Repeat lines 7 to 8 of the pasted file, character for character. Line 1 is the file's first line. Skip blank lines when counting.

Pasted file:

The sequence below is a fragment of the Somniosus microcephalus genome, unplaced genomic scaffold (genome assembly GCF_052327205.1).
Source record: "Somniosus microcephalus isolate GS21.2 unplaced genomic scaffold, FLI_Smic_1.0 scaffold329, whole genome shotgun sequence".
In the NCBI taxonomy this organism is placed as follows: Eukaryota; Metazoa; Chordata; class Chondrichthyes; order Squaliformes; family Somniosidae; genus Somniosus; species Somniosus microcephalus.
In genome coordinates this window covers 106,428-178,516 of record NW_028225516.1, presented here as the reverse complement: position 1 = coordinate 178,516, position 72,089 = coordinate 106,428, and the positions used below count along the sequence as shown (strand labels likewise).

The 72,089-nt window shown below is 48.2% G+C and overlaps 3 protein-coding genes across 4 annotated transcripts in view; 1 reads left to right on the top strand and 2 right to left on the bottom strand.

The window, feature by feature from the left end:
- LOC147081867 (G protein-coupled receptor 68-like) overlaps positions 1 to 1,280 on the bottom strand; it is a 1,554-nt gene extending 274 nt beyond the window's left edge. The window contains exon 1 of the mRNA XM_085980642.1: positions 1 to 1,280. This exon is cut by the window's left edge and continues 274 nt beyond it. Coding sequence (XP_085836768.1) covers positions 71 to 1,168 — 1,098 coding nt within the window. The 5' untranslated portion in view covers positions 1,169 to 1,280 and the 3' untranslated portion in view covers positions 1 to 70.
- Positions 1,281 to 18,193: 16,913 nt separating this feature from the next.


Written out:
- LOC147081867 (G protein-coupled receptor 68-like) overlaps positions 1 to 1,280 on the bottom strand; it is a 1,554-nt gene extending 274 nt beyond the window's left edge. The window contains exon 1 of the mRNA XM_085980642.1: positions 1 to 1,280. This exon is cut by the window's left edge and continues 274 nt beyond it. Coding sequence (XP_085836768.1) covers positions 71 to 1,168 — 1,098 coding nt within the window. The 5' untranslated portion in view covers positions 1,169 to 1,280 and the 3' untranslated portion in view covers positions 1 to 70.
- Positions 1,281 to 18,193: 16,913 nt separating this feature from the next.